In Baghdad, Kurdish Voters Likely To Ignore Kurdish MPs
To run or not to run for election in Baghdad, that is the question for Kurdish politicians. Some MPs say the capital is political suicide for Kurdish candidates while others say there's a secret to winning here.
They may look homogenous here but in Baghdad, the Kurds won't vote based on ethnicity. (photo: ليفي كلانسي :الموسوعة الحرة)
The Baghdad colleagues were taking a break in their workplace rest room when the television in there began to broadcast the latest details about the upcoming Iraqi elections. Nayaz Mahdi, 29, was the only Kurd among the staff and the others were curious to hear his thoughts. Would he only vote for Kurdish politicians? Or would he consider voting for an Arab?, they were curious to know.
In answer, Mahdi said a Kurdish word: Yekîtiya. This means something like “unity”, and he indicated by this that he planned to vote for one of the major Iraqi Kurdish political parties, the Patriotic Union of Kurdistan, or PUK.
Despite the fact that Baghdad is the capital for all Iraqis, the Kurds haven’t got a seat out of Baghdad for years.
Mahdi explained to his colleagues that he was a member of the PUK and had even worked with their military forces. Having to live in Baghdad did not mean he was intending to abandon this affiliation, Mahdi told the others. “In fact, we here in Baghdad are waiting for the party to send us the list of names of candidates it will support,” Mahdi explained. “After that, we will make up our own minds as to who we vote for.”
One might expect this to be the case with most of the Iraqi Kurdish voters who live in Baghdad. But that would be mistaken. Many of the Kurds living in the capital do not choose a candidate to vote for based on ethnicity. Although their numbers have decreased significantly, it is estimated there are still thousands of Kurds living in Baghdad, which has population of around almost 9 million.
If the Kurds in Baghdad all agreed on who to vote for, they could have an impact within the borders of the province. But they are a more disparate population than one might assume.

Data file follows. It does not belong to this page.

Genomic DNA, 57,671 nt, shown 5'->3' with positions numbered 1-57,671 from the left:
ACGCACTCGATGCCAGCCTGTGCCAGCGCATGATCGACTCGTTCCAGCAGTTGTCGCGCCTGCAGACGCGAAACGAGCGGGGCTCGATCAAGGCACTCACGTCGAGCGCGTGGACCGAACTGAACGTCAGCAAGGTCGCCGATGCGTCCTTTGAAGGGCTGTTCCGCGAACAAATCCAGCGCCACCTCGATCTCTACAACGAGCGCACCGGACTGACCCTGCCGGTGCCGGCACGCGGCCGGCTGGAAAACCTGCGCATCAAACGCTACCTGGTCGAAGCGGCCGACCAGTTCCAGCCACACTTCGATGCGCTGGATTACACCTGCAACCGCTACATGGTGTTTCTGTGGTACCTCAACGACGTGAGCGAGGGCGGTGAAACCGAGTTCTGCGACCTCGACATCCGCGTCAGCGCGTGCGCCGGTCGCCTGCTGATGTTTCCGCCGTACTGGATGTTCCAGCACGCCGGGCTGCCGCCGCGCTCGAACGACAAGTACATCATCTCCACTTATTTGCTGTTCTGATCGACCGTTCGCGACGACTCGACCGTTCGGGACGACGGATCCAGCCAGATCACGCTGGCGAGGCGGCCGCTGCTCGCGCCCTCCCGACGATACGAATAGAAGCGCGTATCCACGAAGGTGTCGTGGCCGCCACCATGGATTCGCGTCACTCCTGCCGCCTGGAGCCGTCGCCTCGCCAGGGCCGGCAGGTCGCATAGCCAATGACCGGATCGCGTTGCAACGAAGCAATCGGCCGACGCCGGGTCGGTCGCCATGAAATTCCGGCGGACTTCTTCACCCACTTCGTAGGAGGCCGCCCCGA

There are some Kurdish tribes who chose to settle in Baghdad from the beginning of the 20th century onwards. There are areas in Baghdad, and even whole neighbourhoods, known for their Kurdish inhabitants. Because so many of these Kurds were born in Baghdad and have lived at a distance from the semi-autonomous, northern region of Iraqi Kurdistan, some of these feel more Iraqi than Kurdish. They are just as likely to vote for an Arab, Christian or Turkmen politician as they are for a Kurd.
The exception to this are the Feyli Kurds – this is a subgroup of the Kurdish ethnicity, who have long lived in the southern parts of Baghdad, several central and southern provinces and in Iran. They belong mostly to the Shiite sect of Islam and as such, were persecuted in Iraq by the former Iraqi leader Saddam Hussein, a Sunni. As has been reported elsewhere, they have often not felt at home in either Iraq (where the majority are Arabs) or in Iraqi Kurdistan (where the majority are Sunni Muslims).
Perhaps because of that, they tend to vote as more of a block. In the past they have favoured Arab, Shiite Muslim politicians over Kurdish candidates.
As if to reflect how Kurds in Baghdad vote, the politicians they are voting for there are also more diverse. Several senior Iraqi Kurdish politicians left parties they traditionally stood with, and which brought them to their current position, and decided to run with non-Kurdish lists. This includes Ala Talabani, a scion of the Talabani family, the founders of the PUK, as well as Sarwa Abdul Wahid, a senior member of the Change movement in Iraqi Kurdistan, who wanted to run on the list headed by Iraqi prime minister, Haider al-Abadi; Wahid was pressured to withdraw from the list again by her own party.
Other Kurdish politicians decided to form one list for Baghdad voters, in the hope that they would automatically draw the Kurds living in Baghdad.
One Kurdish MP who has been in parliament in Baghdad as part of the Kurdish delegation, Majid Shankali, isn’t so sure that is a good idea. For Kurds, deciding to run in Baghdad is more like “political suicide,” he claims.
“There are very few chances for Kurds to do well in Baghdad,” he says. “Despite the fact that Baghdad is the capital for all Iraqis, the Kurds haven’t got a seat out of Baghdad for years. The reason is that the number of Kurds in Baghdad has been decreasing for years and that’s why we never get any momentum here.”
Interestingly enough the Kurds that have tended to be more successful during elections in Baghdad are those who did not use their ethnicity in the competition, or engage it when it came to policy. Rather they’ve been the Kurdish natives of Baghdad, some of whom it would be hard to tell if they were Arab or Kurdish.
The head of the Iraqi Swimming Federation, Sarmad Abdul-Ilah, is one such individual. The would-be-MP speaks unaccented Arabic and he believes that the recognition and popularity he has from his days in competitive swimming will gain him voters. He also believes he is closer to the Baghdad people he wants to serve and that he will also get votes from Arab constituents.